OK, it's Monday morning, have yet to have my coffee and I've got all of 2 hrs sleep after driving to the client's after being home to honor my mom on her day...but I digress.
Before my a$$ hits the chair I get hit up by a user asking why Inventor can't insert a part into an assembly and constrain it to a point (not the centerpoint mind you, but a point in space or who knows where). All I know is he says "Solidworks can do it..."
Personally I don't see a need for such, why not simply constrain it to a known point, like the origin point, etc?
So anyways, is there a way to perform this task in Inventor? I did a very quick search and found nothing.
Now for my first sip of caffine....
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Are you telling me he expects Inventor to magically know where in space he wants this part to drop in at and magically constrain it in place? I ran SolidWorks for several years and although that was a few years ago now, I don't remember it being that smart either.
Tell him to man up and use the origin!
Inventor can constrain to any work point using mate constraints.
You can also go to that parts iprops (occurrence tab) and edit its X,Y,Z offset from parent origin then ground it.
But like you I fail to see a reason for this wacky functionality.
But come on.....SW is suppose to butter our toast in the morning too.
As it's been explained to me, this point is in a 3D sketch within a part he is inserting into the assembly.
The user then wants to constrain the parts he's inserting to these points within that 3d sketch.
From what I can get is this is more like a layout of points and he just wants to insert the parts, then constrain them accordingly.
We've tried to constrain the part's center point to the 3d point with no luck, the point isn't selectable.
If this can be done, what are we missing?
Have you tried putting a work point on the sketch point inside of the part and then constraining to the work point?
That'll do it.
I can't believe I spaced so much on that.
It's just not something I'd typically have to do I guess.....use it or lose it.
That's a fix he can live with.
It also doesn't help that for whatever reason Inventor is acting really flakey here this morning.
If I constrain a part in an assembly, I don't get the preview or the snap to that location nor the "boink", until I end the command and select another command.
CelticDesignServices wrote: If I constrain a part in an assembly, I don't get the preview or the snap to that location nor the "boink", until I end the command and select another command.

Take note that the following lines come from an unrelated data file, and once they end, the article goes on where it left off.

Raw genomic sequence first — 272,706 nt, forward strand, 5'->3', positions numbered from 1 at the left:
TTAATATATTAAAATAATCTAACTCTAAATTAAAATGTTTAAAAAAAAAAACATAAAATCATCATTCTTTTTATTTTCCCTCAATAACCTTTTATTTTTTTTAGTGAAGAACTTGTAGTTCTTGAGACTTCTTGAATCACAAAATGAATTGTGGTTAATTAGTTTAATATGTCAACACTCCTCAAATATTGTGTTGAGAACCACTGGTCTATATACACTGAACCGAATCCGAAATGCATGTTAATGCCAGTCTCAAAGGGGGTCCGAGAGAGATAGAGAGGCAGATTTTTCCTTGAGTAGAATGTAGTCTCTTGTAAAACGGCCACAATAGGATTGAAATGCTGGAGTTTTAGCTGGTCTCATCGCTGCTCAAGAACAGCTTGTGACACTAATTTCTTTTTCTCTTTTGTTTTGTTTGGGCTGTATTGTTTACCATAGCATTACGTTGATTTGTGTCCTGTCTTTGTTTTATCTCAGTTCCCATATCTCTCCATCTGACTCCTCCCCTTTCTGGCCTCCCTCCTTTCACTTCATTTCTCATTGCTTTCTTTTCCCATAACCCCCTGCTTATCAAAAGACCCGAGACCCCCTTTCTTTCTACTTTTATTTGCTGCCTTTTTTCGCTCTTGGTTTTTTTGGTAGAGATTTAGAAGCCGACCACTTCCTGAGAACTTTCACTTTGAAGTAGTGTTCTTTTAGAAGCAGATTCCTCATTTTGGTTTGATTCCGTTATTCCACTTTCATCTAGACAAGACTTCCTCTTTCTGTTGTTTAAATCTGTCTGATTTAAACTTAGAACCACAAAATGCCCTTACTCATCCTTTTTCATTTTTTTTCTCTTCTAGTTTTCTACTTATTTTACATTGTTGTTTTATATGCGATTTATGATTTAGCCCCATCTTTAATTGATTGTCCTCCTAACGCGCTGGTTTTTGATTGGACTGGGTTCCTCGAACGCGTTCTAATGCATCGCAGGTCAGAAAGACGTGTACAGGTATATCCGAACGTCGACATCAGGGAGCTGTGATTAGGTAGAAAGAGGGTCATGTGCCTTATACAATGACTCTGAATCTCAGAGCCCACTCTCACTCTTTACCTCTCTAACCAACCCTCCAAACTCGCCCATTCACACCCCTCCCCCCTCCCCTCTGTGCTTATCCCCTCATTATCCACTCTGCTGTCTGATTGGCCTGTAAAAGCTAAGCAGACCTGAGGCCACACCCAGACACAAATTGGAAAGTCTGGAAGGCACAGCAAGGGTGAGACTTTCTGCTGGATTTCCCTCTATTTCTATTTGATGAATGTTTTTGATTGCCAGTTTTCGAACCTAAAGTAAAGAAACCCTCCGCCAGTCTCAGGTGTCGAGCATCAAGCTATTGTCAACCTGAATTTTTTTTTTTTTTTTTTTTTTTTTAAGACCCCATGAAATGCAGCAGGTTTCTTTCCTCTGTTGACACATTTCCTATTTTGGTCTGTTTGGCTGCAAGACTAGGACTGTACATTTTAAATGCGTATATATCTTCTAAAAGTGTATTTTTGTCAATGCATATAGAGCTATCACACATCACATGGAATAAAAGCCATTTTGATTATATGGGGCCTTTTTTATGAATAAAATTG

If the part is adaptive (in the current assembly or some other assembly) you'll get that behavior.
I hope this helps.
Best of luck to you in all of your Inventor pursuits,
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I can understand that but that's not the case here.
BTW - Enjoying your Mastering Inv 2012 book. Hoping I can use it for the much needed lessons here.
Sounds to me like these users developed a lot of unconventional techniques in SWx and now they want to move these bad practices to Inventor. I like to show people who keep saying, "but SWx will do..." that they don't really know how to use that program either. Ill have them show me some of their SWx native files and them rip 'em to shreads. Not that there is anything wrong with one program or the other - just that 90% of all users (of any program) that I come across don't really understand professional techniques.
JD, you are so correct.
I've mentioned it here before and I'm embarrassed to admit such, but I feel I need to.
But I was told a while back (warned actually) that I needed to "dumb-down" my techniques because fellow users couldn't modify my files due to them not knowing the more advanced processes. Problem is, I had to do such and stay in that mode until they advanced what little bit they could/would. Now I'm playing "catch-up".
It amazes me that I can and have offered advanced training classes to bring people up to speed as much as possible and yet, very few will show up and of those, I'm lucky if I can get 10% of them to make an effort to try any of these techniques outside of class.
But this daily battle of "SWx can do this..." or "SWx does it like this..." and I have to not only figure out what they are attempting to do, but then show them how to do it in Inventor. Even then, I'll get those who'll complain about how to do it in Inventor, etc. I've stated it before, if you are offered a job at a place that uses a CAD program you don't know or don't like, either don't take the offer or if you do, embrace the software they use and learn how to use it to the best of your ability.
Maybe I should look around for a SWx job and sit there all day and bash it and whine that "Inventor does it like...."